At the heart of the South Korean National Pension Service’s latest bet on private real estate is an ambition to own assets capable of weathering change better than many of those adversely impacted by this year’s pandemic.
In an announcement on Thursday on the $672 billion investor’s global ‘build-to-core’ joint venture with private real estate development and management giant Hines, Hyo-Joon Ahn, NPS’s chief investment officer said: “We believe there are significant opportunities to invest in the highest quality, bulletproof assets that will provide long-term value to NPS stakeholders.” Korea’s preeminent institutional investor believes the Houston-based manager is ideally placed to deliver such opportunities.
“The current economic climate, shaped by global responses to the pandemic, has impacted all sectors of commercial real estate,” he added. “This venture has committed to a long-term strategy capitalizing on the transformation of living environments, consumer behavior and space-use patterns combined with the latest technology in real estate development.”
David Steinbach, Hines’ global chief investment officer, told PERE the firm has never before engaged with one of its investors on such a globally focused, discretionary and long-term oriented mandate. Under the joint venture, agreed at a ‘relationship meeting’ in Seoul, Hines will envisage and develop properties able to cater for fast-changing occupier needs across sectors. Mixed-use, residential, offices and logistics properties will feature, all in what Hines terms “high-barrier-to-entry markets.”
NPS has bought into Hines’ 1,000-ft vision that key aspects relating to individual property types are becoming apparent across real estate sectors. “Our view of the world is that all the product lines are converging,” said Steinbach. “This vehicle is pressing into something which is about the future of real estate.”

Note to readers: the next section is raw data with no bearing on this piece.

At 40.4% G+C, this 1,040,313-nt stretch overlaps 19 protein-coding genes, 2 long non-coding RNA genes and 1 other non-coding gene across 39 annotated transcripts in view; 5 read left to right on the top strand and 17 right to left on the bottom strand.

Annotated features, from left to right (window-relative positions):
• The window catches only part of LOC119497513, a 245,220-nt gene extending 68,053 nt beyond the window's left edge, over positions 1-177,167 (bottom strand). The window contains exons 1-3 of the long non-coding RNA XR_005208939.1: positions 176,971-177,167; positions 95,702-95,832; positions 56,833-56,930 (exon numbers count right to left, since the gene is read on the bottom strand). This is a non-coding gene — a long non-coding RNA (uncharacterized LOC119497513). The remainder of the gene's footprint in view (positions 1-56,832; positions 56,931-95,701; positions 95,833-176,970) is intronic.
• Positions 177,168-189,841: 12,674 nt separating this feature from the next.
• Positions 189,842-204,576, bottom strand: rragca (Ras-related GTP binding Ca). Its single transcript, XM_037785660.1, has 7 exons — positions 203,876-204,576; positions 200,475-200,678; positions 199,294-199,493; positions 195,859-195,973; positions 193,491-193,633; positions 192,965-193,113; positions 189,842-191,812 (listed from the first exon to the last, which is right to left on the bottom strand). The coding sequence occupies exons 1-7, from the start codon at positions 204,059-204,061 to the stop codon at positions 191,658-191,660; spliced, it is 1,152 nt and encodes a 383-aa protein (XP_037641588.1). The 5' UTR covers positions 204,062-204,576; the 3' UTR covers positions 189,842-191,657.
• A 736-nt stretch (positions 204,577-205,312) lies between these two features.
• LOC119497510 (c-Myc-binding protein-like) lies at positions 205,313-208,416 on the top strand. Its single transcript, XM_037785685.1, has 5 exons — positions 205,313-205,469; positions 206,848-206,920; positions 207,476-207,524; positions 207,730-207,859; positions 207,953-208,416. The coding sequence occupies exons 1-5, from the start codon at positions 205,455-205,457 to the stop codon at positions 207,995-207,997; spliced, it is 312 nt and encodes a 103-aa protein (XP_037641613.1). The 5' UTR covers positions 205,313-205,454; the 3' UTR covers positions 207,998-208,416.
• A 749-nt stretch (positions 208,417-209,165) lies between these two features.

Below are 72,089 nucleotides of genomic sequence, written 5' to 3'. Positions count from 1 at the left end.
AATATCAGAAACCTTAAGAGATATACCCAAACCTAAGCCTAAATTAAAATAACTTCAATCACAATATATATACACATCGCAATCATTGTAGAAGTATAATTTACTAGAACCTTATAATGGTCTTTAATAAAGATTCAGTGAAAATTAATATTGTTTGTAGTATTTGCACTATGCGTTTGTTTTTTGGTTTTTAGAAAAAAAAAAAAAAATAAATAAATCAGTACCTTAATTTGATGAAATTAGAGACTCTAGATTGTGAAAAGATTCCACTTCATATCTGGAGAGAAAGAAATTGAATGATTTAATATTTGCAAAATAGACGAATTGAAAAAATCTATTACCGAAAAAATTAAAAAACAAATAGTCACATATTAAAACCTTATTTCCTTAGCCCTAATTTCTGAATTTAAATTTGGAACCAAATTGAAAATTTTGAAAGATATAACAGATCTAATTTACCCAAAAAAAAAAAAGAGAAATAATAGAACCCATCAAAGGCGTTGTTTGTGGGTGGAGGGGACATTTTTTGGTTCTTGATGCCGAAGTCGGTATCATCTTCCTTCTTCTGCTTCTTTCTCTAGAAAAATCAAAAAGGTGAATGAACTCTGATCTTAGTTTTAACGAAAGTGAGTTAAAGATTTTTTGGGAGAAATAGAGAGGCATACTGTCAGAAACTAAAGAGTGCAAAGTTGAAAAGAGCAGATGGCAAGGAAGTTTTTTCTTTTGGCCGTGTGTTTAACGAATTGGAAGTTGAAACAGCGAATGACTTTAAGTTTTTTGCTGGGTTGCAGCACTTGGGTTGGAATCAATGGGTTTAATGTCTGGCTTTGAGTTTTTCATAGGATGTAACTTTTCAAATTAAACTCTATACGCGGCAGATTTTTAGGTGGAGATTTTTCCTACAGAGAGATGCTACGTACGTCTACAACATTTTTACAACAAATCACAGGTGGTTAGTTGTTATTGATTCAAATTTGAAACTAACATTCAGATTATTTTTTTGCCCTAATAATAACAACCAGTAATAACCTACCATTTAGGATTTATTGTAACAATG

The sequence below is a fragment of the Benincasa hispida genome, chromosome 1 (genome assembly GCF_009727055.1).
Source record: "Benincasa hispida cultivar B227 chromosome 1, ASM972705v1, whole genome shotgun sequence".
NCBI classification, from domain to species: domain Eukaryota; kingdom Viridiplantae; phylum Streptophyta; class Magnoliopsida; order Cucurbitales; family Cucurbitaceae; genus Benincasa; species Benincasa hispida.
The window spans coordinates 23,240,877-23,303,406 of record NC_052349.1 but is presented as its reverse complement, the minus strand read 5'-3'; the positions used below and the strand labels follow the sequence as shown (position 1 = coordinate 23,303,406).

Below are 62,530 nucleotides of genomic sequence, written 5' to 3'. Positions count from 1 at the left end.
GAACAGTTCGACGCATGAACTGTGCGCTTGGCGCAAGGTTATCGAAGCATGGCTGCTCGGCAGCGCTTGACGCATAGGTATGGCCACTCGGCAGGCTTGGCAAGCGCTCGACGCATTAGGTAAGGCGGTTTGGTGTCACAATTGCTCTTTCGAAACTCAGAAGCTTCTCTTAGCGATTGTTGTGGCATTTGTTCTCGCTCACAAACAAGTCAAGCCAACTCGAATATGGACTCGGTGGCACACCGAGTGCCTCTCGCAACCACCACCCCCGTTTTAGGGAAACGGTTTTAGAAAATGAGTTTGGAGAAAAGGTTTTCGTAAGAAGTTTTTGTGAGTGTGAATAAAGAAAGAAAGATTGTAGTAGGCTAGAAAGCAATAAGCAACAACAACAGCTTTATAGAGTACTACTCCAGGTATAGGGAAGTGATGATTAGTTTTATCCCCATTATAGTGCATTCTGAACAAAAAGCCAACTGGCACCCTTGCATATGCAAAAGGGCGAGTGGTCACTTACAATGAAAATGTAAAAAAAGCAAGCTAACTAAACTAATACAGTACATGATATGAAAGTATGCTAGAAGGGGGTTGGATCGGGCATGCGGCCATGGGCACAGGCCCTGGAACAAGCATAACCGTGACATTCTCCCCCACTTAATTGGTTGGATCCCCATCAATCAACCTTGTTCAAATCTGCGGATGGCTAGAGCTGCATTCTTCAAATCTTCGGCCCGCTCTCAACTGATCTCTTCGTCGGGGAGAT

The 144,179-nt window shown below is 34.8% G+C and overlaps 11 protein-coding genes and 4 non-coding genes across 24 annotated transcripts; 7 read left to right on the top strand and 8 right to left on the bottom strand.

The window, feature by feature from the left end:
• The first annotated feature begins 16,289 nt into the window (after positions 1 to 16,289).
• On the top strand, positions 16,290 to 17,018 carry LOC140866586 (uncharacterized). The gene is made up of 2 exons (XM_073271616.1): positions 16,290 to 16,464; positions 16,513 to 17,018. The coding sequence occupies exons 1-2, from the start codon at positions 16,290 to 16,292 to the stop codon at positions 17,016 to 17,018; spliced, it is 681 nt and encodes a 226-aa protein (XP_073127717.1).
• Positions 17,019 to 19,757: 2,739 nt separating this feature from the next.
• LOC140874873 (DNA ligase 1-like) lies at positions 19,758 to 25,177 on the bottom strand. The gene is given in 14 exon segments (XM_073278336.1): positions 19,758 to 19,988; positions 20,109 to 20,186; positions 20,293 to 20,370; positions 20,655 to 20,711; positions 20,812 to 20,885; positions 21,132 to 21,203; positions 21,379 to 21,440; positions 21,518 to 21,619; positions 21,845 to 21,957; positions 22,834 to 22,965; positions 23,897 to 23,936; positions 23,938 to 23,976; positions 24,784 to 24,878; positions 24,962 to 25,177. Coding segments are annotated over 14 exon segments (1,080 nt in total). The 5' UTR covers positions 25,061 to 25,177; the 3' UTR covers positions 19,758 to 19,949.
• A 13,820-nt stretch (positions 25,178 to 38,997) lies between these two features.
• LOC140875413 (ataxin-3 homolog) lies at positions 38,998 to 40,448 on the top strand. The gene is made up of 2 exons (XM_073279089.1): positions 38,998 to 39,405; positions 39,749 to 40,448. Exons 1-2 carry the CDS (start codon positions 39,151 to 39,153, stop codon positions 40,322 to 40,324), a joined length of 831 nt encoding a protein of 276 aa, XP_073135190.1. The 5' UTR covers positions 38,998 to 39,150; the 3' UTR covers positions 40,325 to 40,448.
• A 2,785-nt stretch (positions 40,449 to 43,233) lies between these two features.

Among these converging characteristics is the view that real estate, across sectors, is becoming more of a service than an asset, underpinned by a greater influence from occupiers. “The rules of the game are changing,” he said. “There’s a new muscle of flexibility our customers have and are going to want to keep.
“Tenants want a complicated thing made simple. As such, having a vertically integrated operating platform is important.”
So far, the venture has been 20 percent committed to projects in North America and Asia-Pacific, specifically into two deals yet to be formally announced. A significant proportion of the capital committed by NPS is expected to be deployed in Europe.
Steinbach declined to comment on the targeted performance of the joint venture. But he confirmed it was in line with traditional development-based risk-return strategies. Typically, development strategies are expected to deliver opportunistic returns of 20 percent IRR and a 2x equity multiple. However, as this venture is long-dated, the emphasis would be on the equity multiple.
NPS is not the only large institutional investor looking to tap Hines’ philosophy on the asset class. Earlier this year, Ivanhoé Cambridge, the real estate business of Canada’s Caisse de dépôt et placement du Québec, appointed Hines to manage a 10 million square foot portfolio of offices, the sector arguably most immediately adversely impacted by the pandemic, with a view to modernizing the assets for optimal post-crisis use.
Hines is one of the managers to feature prominently among those nominated for awards in PERE’s 15th Global Awards. To see its nominations and to vote in the awards, click here